Blight Definition Example Essays
Wilshere's career has been blighted by injuries, but the Englishman has bounced back this season.
—SI.com, "Former Gunner Believes Jack Wilshere Should Be the First Player on Arsenal's Team Sheet,"10 Feb. 2018
However, the 2017/18 season has been one that has been blighted by injury for Marchisio, as the Italian international has only made eight appearances.
—SI.com, "Report: Juventus Fan Favorite Claudio Marchisio Could Be Set for Move to MLS,"24 Jan. 2018
The mineral-rich region has been blighted by inter-communal violence for decades, but President Joseph Kabila’s remaining in power beyond his constitutional limit is giving armed groups a new cause to fight for.
—Bloomberg.com, "Kabila Crisis Fuels Conflict in Eastern Congo as UN Targeted,"20 Dec. 2017
Wilshere has had to fight his way back into the first-team fold at Arsenal after a number of troubling injuries had blighted his career in the capital.
—SI.com, "Arsene Wenger Offers Huge Hint Over Jack Wilshere's Arsenal Future After Liverpool Draw,"23 Dec. 2017
Lessons like how to overcome her fears to walk past two giant Rottweilers, but also why one block of the avenue can be teeming with businesses while the next block is blighted and vacant.
—mary hui, Washington Post, "What city bus systems can tell us about race, poverty and us,"7 Sep. 2017
Despite a Liverpool career that has been blighted by injuries, even when he's been fit, Jürgen Klopp has often opted for alternative options.
—SI.com, "Arsenal Legend Ian Wright Claims Liverpool Striker Would Be a 'Good Fit' at Rivals Tottenham,"22 Dec. 2017
Hargreaves' career was blighted by injury, but still managed to pick up an impressive 41 England caps.
—SI.com, "VIDEO: Owen Hargreaves Reveals How Chance Meeting Convinced Him to Join Man City Over West Brom,"9 Dec. 2017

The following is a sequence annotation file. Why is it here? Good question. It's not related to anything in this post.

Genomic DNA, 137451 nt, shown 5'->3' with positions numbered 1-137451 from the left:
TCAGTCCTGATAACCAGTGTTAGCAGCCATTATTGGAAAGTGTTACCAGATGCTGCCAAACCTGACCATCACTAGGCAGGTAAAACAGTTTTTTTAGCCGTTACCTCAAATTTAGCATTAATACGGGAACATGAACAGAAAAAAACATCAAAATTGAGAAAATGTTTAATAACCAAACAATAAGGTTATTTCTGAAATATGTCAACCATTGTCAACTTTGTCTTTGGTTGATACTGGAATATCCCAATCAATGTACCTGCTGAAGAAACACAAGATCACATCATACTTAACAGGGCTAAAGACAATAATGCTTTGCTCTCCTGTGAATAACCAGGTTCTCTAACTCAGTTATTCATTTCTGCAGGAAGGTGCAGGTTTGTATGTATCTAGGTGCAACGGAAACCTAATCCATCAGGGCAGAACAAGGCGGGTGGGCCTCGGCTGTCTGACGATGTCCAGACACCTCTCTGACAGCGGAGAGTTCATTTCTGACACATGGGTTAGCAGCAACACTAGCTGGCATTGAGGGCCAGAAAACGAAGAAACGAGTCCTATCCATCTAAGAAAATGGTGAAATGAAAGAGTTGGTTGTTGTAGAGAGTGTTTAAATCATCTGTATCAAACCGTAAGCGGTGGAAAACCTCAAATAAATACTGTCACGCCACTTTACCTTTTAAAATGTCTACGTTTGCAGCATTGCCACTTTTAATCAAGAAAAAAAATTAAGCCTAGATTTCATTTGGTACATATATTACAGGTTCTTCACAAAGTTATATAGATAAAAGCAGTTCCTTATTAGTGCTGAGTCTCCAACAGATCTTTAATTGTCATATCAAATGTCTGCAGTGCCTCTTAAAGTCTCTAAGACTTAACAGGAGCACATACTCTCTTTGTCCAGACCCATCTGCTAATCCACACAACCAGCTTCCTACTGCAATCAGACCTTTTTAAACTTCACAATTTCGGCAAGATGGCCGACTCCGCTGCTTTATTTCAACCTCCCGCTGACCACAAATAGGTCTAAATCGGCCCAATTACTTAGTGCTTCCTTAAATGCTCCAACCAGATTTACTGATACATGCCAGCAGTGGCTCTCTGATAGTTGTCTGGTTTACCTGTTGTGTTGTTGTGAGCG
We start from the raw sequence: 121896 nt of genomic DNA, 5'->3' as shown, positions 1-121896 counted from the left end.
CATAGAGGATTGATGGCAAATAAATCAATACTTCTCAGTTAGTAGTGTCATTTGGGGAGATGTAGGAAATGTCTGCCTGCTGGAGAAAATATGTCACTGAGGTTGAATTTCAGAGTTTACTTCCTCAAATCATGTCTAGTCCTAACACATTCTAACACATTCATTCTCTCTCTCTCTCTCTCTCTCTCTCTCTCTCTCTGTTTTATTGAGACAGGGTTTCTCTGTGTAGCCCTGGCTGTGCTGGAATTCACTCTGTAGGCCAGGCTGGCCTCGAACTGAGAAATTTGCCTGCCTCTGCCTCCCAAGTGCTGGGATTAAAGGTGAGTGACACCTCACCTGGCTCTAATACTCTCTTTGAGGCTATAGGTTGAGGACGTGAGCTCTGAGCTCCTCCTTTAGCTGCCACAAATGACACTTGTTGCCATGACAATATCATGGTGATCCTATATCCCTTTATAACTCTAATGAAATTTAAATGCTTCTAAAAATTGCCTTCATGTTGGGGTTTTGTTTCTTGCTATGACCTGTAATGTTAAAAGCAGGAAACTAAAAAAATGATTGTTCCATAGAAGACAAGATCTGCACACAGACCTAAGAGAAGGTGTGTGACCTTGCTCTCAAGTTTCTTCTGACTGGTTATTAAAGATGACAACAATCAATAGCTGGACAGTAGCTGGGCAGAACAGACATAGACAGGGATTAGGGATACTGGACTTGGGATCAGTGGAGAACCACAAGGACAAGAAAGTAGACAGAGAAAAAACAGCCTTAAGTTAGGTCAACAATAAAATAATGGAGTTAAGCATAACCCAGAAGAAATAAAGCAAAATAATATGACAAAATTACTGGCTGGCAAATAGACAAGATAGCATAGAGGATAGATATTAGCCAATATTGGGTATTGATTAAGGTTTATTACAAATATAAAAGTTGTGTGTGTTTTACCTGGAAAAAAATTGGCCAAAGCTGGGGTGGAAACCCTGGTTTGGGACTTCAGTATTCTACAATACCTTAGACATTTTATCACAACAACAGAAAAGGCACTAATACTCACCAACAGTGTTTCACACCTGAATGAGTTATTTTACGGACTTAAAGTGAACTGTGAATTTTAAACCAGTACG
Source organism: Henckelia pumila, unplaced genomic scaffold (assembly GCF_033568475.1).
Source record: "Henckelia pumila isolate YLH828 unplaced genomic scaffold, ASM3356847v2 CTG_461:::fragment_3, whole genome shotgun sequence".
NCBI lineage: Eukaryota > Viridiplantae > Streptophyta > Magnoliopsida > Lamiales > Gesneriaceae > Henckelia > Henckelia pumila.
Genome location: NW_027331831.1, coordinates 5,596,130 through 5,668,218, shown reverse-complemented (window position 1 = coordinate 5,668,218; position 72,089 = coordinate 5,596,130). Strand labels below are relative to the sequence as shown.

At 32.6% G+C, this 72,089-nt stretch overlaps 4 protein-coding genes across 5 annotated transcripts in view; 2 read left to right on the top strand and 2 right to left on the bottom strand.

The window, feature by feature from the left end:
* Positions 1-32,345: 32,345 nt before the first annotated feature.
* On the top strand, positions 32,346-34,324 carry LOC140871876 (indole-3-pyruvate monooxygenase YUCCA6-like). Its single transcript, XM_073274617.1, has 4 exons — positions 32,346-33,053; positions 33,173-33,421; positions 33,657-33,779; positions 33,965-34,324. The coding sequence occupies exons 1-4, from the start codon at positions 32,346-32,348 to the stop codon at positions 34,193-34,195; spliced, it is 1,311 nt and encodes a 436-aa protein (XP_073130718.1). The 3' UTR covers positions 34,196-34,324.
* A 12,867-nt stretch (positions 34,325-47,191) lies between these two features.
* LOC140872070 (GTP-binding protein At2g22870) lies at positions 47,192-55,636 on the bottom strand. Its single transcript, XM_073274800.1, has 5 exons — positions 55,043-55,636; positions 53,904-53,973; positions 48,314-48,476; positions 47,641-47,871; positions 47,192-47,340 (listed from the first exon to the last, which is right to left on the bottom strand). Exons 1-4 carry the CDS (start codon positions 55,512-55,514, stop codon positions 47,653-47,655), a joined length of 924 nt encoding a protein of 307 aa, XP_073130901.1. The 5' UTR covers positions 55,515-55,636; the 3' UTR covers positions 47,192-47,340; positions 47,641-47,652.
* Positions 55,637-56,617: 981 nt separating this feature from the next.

However, this season more than ever before, England's second league has been blighted by a group of clubs with a) rich owners, b) parachute payments, or c) both.
—SI.com, "FanView: Parachute Payments Hamper Ambitions of Languishing Championship Clubs,"31 Oct. 2017
Published by: Belknap Press of Harvard University Press, 2001.Received seven book awards: Bancroft Prize, Abraham Lincoln Prize, Frederick Douglass Prize, and four awards from the Organization of American Historians, including the Merle Curti Awards in intellectual history and social history, the James Rawley Prize for race relations, and the Ellis Hawley Prize for political history.
No historical event has left as deep an imprint on America's collective memory as the Civil War. In the war's aftermath, Americans had to embrace and cast off a traumatic past. David Blight explores the perilous path of remembering and forgetting, and reveals its tragic costs to race relations and America's national reunion.In 1865, confronted with a ravaged landscape and a torn America, the North and South began a slow and painful process of reconciliation. The ensuing decades witnessed the triumph of a culture of reunion, which downplayed sectional division and emphasized the heroics of a battle between noble men of the Blue and the Gray. Nearly lost in national culture were the moral crusades over slavery that ignited the war, the presence and participation of African Americans throughout the war, and the promise of emancipation that emerged from the war. Race and Reunion is a history of how the unity of white America was purchased through the increasing segregation of black and white memory of the Civil War. Blight delves deeply into the shifting meanings of death and sacrifice, Reconstruction, the romanticized South of literature, soldiers' reminiscences of battle, the idea of the Lost Cause, and the ritual of Memorial Day. He resurrects the variety of African-American voices and memories of the war and the efforts to preserve the emancipationist legacy in the midst of a culture built on its denial.
Blight's sweeping narrative of triumph and tragedy, romance and realism, is a compelling tale of the politics of memory, of how a nation healed from civil war without justice. By the early twentieth century, the problems of race and reunion were locked in mutual dependence, a painful legacy that continues to haunt us today.
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